UBC Library has more than 2,200 books on angling and fly-fishing, known as the Harry Hawthorn Collection. The collection started when a group of UBC professors went fishing for a holiday in 1953. They decided to launch a foundation with the accumulated money from various bets and fines for alleged illegal or non-ethical fishing methods. The current members of the Foundation are continuing this tradition to go fly-fishing in early August, and the increased funding has gone towards developing the collection.

In Open Collections, we have digitized around 50 representative titles as Hawthorn Fly Fishing & Angling Collection with generous support by the Harry Hawthorn Foundation.


Sparrow, Walter Shaw. Angling in British art through five centuries: prints, pictures, books, 1923.


[Lang, Cecil]. The mighty mahseer and other fish : or hints to beginners on Indian fishing, 1906.


Traité général des pesches

Traité général des pesches consists of a digitized book with two volumes, Traité général des pesches, et histoire des poissons qu’elles fournissent, tant pour la subsistance des hommes, que pour plusieurs autres usages qui on rapport aux arts et au commerce, [between 1769-1782]. These volumes, written by a French physician and botanist, Henri-Louis Duhamel du Monceau (1700-1782) and Jean-Louis De La Marre between 1769 and 1782, were considered one of the finest works on fishing and fisheries.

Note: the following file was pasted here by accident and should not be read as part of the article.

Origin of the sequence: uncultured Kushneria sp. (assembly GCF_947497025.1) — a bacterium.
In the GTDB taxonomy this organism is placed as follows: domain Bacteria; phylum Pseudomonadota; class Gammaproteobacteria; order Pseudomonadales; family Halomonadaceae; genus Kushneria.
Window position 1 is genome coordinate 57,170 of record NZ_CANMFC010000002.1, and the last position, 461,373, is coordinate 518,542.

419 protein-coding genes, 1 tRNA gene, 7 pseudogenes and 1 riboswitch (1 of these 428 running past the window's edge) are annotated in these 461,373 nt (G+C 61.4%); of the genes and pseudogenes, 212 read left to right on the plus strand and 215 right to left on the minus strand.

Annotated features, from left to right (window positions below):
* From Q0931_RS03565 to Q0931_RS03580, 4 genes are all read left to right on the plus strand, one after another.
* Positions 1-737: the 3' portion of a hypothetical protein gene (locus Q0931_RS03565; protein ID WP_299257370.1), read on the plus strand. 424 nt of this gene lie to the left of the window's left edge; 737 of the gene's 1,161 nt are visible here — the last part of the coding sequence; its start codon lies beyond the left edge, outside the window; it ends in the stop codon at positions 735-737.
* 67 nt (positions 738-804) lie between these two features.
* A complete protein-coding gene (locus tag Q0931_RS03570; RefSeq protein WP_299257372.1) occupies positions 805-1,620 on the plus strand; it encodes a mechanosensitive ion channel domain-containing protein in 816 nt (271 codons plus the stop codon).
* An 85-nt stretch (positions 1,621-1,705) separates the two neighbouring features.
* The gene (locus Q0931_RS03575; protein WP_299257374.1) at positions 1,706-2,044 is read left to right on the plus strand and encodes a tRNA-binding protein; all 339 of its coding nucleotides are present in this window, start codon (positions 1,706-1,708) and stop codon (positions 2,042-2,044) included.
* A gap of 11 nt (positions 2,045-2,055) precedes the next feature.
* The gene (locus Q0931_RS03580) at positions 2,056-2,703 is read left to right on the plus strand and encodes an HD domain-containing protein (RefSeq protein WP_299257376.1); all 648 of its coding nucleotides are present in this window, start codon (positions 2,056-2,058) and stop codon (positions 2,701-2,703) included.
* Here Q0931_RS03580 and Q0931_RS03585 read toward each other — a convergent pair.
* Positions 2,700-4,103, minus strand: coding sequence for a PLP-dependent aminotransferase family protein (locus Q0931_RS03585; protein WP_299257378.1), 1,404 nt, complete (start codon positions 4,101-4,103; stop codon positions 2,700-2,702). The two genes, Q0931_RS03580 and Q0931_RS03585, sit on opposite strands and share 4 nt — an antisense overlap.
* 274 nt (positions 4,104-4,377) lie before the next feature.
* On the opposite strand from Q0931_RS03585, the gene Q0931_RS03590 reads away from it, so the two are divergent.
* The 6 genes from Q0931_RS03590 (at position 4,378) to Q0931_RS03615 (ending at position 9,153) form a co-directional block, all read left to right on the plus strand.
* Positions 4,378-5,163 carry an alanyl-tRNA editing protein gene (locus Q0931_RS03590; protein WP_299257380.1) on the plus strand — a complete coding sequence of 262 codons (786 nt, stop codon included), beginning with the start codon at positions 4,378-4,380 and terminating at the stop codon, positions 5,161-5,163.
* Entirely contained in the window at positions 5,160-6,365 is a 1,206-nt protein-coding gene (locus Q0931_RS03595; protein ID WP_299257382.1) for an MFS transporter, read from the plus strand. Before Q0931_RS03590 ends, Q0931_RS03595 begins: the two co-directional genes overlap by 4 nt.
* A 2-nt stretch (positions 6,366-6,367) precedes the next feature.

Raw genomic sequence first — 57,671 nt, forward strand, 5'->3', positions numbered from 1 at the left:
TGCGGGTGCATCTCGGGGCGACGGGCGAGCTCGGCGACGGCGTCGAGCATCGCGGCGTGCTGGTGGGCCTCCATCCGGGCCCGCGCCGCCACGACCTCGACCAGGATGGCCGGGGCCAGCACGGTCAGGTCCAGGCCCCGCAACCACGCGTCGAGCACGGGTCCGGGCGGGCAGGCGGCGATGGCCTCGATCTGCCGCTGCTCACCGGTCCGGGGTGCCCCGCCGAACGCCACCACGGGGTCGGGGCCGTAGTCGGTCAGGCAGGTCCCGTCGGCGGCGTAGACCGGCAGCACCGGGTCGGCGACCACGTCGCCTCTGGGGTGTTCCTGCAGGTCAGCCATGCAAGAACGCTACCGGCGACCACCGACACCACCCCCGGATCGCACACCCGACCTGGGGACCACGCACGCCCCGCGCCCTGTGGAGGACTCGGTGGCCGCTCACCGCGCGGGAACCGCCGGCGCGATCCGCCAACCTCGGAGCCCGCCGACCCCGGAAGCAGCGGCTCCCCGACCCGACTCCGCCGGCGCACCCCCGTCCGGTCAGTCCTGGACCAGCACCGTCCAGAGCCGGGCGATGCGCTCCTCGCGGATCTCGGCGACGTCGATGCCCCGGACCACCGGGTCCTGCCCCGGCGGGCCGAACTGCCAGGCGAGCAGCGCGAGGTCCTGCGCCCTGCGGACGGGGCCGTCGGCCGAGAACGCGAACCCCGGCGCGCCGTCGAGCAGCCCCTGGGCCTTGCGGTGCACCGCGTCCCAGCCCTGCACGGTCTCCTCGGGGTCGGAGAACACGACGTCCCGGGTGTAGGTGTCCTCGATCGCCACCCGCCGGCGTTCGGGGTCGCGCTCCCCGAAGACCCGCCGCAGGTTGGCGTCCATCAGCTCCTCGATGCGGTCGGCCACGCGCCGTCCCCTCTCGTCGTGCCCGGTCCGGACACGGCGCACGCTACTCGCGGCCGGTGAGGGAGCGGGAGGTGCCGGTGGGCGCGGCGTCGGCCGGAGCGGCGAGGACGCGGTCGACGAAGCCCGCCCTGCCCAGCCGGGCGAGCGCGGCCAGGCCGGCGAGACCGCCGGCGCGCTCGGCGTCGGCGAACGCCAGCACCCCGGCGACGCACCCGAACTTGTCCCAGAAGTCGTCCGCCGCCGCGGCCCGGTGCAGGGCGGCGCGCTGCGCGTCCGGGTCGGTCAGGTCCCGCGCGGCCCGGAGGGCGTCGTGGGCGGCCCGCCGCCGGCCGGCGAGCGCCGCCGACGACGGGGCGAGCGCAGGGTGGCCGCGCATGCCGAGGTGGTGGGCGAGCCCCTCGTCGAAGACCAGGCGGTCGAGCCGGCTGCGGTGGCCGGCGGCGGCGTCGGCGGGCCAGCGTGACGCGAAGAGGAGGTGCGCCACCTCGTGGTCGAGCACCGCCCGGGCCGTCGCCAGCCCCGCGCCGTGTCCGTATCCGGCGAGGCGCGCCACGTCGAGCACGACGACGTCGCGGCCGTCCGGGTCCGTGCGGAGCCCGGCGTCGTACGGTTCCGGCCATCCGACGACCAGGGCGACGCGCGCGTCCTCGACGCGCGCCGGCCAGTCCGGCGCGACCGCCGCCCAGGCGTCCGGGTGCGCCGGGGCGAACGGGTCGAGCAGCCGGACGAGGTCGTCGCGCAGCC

Duhamel du Monceau, M. Traité général des pesches, et histoire des poissons qu’elles fournissent, tant pour la subsistance des hommes, que pour plusieurs autres usages qui on rapport aux arts et au commerce, [between 1769-1782].

Duhamel du Monceau, M. Traité général des pesches, et histoire des poissons qu’elles fournissent, tant pour la subsistance des hommes, que pour plusieurs autres usages qui on rapport aux arts et au commerce. Seconde partie, [between 1769-1782].

Along with the entire volumes, we also separately digitized all of the illustrated plates in the books:


Duhamel du Monceau, M. Part 1, Section 1, Plate 2, [between 1769-1782].

Duhamel du Monceau, M. Part 2, Section 1, Plate 10, [between 1769-1782].

UBC Institute of Fisheries Field Records

UBC Institute of Fisheries Field Records have more than 10,000 digitized records on fish specimens in the UBC Fish Collection housed in the Beaty Biodiversity Museum, which is the third-largest fish collection in Canada.

The fish records include information about where and what kinds of fish were caught. This data has been used in environmental assessments, conservation efforts and research projects in an aquatic ecosystem.

The oldest record in 1877, for instance, shows the record of Hyperoplus lanceolatus (Greater sand eel) caught in Estonia: